India rape: Father 'wants victim named'
The father of an Indian woman who was gang raped in Delhi and later died says her name should be made public so she can serve as an inspiration to other sex crime victims, a UK paper reports.
Britain's Sunday People newspaper quoted the father as saying: "We want the world to know her real name."
But Indian media later said the father denied giving consent for her name to be revealed.
Indian law protects sex crime victims by prohibiting identification.
One minister, Shashi Tharoor, has urged authorities to reveal the name so it can be used for a new anti-rape law.
The woman, 23, died last weekend in a hospital in Singapore from injuries suffered during last month's attack.
The father was quoted as telling the Sunday People: "My daughter didn't do anything wrong, she died while protecting herself.
"I am proud of her. Revealing her name will give courage to other women who have survived these attacks. They will find strength from my daughter."
However, the Hindustan Times later quoted the father as saying he would want the name made public only if a law was named after her.
"I have only said we won't have any objection if the government uses my daughter's name for a new law for crime against women that is more stringent and better framed that the existing one," the Indian paper quoted him as saying.
The laws on identification were introduced to protect victims from the social stigma associated with rape, and apply even after the death of the victim.
Although the system has not always been watertight, the high-profile case has brought a tough stance from the authorities.
Police filed a case against broadcaster Zee News after it carried an interview with the friend who was with the victim during the attack.
The victim's friend was not named but his face was shown and police are investigating whether Zee News broke broadcasting laws relating to disclosure of the victim's identity.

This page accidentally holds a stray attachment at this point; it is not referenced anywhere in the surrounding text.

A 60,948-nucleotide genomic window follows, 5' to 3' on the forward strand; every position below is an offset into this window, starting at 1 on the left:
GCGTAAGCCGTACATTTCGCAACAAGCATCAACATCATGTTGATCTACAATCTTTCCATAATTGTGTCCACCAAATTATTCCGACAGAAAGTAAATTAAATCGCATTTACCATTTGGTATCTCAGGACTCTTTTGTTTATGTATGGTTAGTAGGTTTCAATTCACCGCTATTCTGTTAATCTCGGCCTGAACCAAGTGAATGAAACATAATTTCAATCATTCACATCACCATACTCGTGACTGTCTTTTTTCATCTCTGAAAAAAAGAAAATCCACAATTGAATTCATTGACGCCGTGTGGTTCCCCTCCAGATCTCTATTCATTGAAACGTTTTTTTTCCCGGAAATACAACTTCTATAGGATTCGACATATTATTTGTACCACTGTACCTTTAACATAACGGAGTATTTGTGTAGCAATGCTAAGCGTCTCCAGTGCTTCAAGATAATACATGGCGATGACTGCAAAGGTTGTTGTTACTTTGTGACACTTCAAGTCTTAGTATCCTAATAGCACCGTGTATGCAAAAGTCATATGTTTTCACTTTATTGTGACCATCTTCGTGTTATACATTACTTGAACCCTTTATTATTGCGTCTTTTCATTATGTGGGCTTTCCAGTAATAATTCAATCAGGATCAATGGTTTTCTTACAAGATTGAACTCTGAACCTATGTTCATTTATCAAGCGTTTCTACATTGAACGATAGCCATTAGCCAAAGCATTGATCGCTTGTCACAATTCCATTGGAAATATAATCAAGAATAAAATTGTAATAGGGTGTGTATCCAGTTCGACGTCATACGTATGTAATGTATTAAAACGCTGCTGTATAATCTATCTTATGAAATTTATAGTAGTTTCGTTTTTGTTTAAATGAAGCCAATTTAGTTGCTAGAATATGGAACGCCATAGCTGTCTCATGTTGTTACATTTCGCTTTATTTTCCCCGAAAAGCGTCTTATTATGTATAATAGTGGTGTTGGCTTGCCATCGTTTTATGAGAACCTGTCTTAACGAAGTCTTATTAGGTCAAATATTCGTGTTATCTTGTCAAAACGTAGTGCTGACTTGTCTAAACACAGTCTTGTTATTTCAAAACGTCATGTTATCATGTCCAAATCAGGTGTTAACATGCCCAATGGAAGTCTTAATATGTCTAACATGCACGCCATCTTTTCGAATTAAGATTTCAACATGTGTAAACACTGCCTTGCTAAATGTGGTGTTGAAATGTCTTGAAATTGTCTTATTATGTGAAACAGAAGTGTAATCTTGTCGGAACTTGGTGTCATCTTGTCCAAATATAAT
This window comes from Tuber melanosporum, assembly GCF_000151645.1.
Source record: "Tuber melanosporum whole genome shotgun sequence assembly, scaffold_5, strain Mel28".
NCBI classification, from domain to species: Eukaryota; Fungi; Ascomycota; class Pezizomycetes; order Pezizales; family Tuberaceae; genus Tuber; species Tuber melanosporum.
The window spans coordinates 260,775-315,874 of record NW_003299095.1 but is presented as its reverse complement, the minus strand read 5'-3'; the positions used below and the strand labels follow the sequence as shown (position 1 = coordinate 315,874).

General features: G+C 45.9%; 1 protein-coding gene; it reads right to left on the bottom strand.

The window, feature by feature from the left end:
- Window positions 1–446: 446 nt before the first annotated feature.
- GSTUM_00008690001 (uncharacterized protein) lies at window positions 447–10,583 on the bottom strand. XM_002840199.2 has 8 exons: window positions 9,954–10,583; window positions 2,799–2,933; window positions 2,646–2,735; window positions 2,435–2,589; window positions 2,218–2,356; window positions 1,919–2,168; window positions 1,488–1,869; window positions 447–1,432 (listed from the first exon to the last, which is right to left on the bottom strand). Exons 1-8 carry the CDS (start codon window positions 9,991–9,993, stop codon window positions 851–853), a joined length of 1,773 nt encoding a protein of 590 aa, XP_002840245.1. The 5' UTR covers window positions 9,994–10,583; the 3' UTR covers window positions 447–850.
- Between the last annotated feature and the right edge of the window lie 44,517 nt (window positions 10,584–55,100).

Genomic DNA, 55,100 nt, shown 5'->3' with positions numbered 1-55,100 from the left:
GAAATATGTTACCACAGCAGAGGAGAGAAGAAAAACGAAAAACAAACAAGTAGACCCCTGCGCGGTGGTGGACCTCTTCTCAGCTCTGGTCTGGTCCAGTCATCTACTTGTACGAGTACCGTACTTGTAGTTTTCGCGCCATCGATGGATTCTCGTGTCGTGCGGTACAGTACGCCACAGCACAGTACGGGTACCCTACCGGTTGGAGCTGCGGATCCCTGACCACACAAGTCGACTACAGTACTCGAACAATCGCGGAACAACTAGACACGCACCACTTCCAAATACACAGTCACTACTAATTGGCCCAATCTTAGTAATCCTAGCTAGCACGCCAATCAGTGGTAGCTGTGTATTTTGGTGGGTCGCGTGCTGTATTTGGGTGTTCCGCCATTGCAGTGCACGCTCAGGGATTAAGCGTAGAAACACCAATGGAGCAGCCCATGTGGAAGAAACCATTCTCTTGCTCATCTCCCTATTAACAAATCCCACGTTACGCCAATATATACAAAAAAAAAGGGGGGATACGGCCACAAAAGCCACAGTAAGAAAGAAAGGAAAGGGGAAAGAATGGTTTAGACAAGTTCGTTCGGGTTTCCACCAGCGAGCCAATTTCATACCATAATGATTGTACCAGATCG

However, it remains unclear what could be done if the father chose to publicly name his daughter.
Last week, Mr Tharoor, the junior education minister, called on the authorities to reveal the name of the gang-rape victim so that the new anti-rape law could be named after her.
He wrote: "Unless her parents object, she should be honoured and the revised anti-rape law named after her. She was a human being with a name, not just a symbol."
The Sunday People said the father had given it permission to name him and his daughter.
It carried a photograph of the father but said the family had requested no photograph of the victim be used.
In the interview, the father also renewed his calls for the men who carried out the attack to be hanged.
"Death for all six of them. These men are beasts. They should be made an example of and that society will not allow such things to happen," he said.
Five men have been charged with abduction, rape and murder. A sixth suspect is expected to be tried as a juvenile.
A pre-court hearing for the five was held in the Saket area of the Indian capital on Saturday and the men have been summoned to appear in court on Monday.
In his interview with Zee News, the friend said he and the rape victim had boarded a bus after a trip to the cinema and after failing to flag down an auto-rickshaw.
He said the bus had tinted windows, and that he believed the group of men had laid a trap for them.
He confirmed that the assailants had later thrown them off the bus and tried to run them over.
The case has caused a national outcry, and there have been frequent protests calling for greater protection for women.
The BBC's Andrew North, in Delhi, says it continues to put Indian life under a sharp magnifying glass and for many people it is uncomfortable viewing.